The usual Republican suspects keep criticizing the Fiscal Year 2013 request for the National Nuclear Security Administration’s weapons activities account because it doesn’t keep pace with the plan, outlined in the November 2010 update to what’s known as the Section 1251 report, to spend $88 billion on the nuclear weapons complex between FY 2011 and FY 2020.
For example, the Republican Policy Committee (remember them?) recently argued that the President broke his pledge to modernize nuclear warheads and their supporting infrastructure and that the FY 2013 budget request “is well below what is needed for national security.”
In her opening statement at a March 21 Senate Energy and Water Development Appropriations Subcommittee hearing on the FY 2013 NNSA budget request, Chairwoman Dianne Feinstein (D-CA), responded that the request of $7.63 billion for weapons activities “provides more than sufficient funding to modernize the nuclear weapons stockpile.”
We agree with Sen. Feinstein.
While Rep. Turner, Sen. Kyl, et. al. believe we ought to spend more money on weapons activities at all costs, Sen. Feinstein reminded us that throwing money at programs that are egregiously over budget and behind schedule or turn out to be unnecessary is not the best use of scarce resources in a time of fiscal austerity:
However, I would like to highlight management issues that raise serious concerns about NNSA’s ability to contain costs and effectively spend taxpayer dollars at the request level, let alone at higher levels. NNSA’s projects are over budget. The most recent examples of significant cost increases and scheduled slips include, one, the cost of a new uranium facility at Y-12 in Tennessee, known as the Uranium Processing Facility. This has grown from 600 million (dollars) to $6 billion. It is 10 times more expensive than originally projected.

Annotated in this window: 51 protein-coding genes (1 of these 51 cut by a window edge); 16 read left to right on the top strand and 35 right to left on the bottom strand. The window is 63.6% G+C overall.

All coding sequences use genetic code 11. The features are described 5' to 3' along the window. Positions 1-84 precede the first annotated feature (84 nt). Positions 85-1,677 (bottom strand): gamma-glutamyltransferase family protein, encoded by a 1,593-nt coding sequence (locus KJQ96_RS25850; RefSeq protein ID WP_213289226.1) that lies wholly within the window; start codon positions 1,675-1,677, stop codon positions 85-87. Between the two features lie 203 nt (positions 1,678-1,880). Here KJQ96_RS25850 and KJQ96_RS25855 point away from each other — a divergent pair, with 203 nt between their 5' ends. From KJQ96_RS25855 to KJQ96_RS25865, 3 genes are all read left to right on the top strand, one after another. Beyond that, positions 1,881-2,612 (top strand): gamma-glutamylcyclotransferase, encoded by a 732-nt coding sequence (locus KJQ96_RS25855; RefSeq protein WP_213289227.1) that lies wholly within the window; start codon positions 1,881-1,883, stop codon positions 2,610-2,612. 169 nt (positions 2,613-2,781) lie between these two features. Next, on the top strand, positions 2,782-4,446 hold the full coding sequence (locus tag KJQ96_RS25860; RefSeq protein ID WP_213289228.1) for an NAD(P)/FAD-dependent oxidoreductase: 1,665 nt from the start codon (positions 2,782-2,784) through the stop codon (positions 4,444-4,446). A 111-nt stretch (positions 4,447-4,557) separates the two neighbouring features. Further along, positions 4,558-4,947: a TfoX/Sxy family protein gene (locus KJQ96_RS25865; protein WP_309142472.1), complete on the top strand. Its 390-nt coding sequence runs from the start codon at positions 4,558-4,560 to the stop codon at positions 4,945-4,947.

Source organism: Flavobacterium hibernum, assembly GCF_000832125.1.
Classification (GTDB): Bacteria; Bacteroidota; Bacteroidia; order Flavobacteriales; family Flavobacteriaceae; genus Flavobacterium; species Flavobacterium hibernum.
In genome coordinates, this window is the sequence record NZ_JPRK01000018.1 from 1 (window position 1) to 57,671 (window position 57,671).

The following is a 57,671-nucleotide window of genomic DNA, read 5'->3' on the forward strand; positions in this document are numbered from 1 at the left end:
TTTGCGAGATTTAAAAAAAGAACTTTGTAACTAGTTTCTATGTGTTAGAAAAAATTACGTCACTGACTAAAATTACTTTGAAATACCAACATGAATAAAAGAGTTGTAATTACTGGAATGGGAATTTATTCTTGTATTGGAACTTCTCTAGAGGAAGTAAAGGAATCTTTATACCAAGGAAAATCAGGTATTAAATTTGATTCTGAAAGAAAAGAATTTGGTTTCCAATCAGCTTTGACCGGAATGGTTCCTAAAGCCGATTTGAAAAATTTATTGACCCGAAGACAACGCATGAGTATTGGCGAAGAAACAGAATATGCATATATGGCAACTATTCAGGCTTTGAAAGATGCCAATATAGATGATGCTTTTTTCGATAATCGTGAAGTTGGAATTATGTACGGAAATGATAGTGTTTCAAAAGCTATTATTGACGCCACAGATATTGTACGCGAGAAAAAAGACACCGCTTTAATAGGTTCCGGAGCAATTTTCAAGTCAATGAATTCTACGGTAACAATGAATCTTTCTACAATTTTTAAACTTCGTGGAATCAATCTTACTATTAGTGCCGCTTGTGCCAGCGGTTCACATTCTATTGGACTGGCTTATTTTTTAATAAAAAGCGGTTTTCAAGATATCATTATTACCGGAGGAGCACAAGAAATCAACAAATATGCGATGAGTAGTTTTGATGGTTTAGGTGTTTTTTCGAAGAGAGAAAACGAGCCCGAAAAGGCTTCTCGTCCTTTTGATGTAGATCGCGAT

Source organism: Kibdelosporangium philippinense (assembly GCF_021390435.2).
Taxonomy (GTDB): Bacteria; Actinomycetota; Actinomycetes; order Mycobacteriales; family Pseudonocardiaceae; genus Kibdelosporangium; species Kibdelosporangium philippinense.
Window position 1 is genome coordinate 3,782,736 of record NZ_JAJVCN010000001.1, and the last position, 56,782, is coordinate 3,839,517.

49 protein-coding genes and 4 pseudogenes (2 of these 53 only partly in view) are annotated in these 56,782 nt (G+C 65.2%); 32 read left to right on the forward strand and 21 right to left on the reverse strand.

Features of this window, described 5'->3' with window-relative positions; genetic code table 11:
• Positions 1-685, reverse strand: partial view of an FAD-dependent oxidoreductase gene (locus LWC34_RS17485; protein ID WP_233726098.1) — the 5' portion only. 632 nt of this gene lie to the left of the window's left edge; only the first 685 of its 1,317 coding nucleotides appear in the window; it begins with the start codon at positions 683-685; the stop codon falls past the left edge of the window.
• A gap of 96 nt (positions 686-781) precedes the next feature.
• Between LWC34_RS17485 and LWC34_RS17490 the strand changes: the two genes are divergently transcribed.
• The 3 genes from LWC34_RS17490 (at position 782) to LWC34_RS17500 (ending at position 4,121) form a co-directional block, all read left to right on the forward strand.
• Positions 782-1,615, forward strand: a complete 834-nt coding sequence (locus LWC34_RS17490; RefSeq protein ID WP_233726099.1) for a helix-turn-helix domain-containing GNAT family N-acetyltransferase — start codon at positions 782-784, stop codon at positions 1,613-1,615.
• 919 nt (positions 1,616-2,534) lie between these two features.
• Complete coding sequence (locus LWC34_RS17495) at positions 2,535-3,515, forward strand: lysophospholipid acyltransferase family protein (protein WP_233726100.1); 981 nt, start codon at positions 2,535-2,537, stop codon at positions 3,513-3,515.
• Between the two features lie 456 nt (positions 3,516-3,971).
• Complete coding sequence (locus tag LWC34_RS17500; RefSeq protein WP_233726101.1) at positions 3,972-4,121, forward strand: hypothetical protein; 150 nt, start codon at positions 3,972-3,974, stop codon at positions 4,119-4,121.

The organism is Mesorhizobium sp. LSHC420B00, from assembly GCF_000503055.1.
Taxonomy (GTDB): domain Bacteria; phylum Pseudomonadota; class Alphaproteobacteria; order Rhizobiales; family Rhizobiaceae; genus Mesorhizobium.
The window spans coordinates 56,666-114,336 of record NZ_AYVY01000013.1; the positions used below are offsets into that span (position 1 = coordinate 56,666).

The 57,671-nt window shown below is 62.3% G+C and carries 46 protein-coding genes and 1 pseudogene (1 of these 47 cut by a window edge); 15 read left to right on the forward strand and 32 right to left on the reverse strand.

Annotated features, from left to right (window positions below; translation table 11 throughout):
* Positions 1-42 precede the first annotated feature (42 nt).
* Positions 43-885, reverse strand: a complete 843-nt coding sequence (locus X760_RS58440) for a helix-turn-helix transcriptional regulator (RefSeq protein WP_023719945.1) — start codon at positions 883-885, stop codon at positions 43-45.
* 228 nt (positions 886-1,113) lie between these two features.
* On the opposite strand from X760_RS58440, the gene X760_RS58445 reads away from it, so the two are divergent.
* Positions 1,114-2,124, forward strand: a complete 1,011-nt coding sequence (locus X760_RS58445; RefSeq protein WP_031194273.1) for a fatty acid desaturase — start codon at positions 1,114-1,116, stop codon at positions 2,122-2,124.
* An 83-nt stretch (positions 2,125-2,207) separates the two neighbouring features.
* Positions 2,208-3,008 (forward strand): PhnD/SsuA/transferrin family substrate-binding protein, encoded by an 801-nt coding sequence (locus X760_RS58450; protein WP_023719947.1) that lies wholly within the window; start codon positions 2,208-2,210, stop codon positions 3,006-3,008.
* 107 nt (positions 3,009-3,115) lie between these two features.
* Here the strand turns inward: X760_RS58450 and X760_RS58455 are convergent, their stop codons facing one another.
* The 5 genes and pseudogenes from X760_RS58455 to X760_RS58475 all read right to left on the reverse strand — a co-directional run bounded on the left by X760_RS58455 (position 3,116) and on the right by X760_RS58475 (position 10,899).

The B61 Life Extension Program is expected to be 1 billion (dollars) to 2 billion (dollars) more than originally projected and two years behind schedule. The cost of a new plutonium facility at Los Alamos, which has now been delayed, grew from 660 million (dollars) to $5 billion, six times more expensive than originally projected — and was facing a seven-year delay. And finally, the cost of the new facility to down-blend pit plutonium into commercial nuclear fuel at Savannah River in South Carolina grew from 1.4 billion (dollars) to 5 billion (dollars), four times more expensive than originally projected and 14 years behind schedule. And the list goes on.
It is clear to me at least that NNSA does not have good cost estimating practices, making it impossible to determine the actual cost of a project and whether the benefit outweighs the costs. The solution for these cost increases cannot be solely just providing more and more funding.
Third, NNSA has failed to assess alternatives before embarking on multibillion dollar projects. I know this is harsh, but if it can be — if you can prove what’s being said is not correct, I would like to hear it. NNSA has just terminated or delayed two major construction projects after spending a billion and a half dollars, only to conclude that it could use existing facilities to meet mission requirements. Those funds could have been better-spent on other nuclear weapons and nonproliferation activities, and it raises questions about the return on the taxpayer’s investment.
At a time of fiscal constraint, NNSA must be more cost-conscious and do a better job developing realistic and credible cost estimates for major projects, or else cost overruns and schedule delays will undermine the nuclear modernization agenda and nonproliferation goals.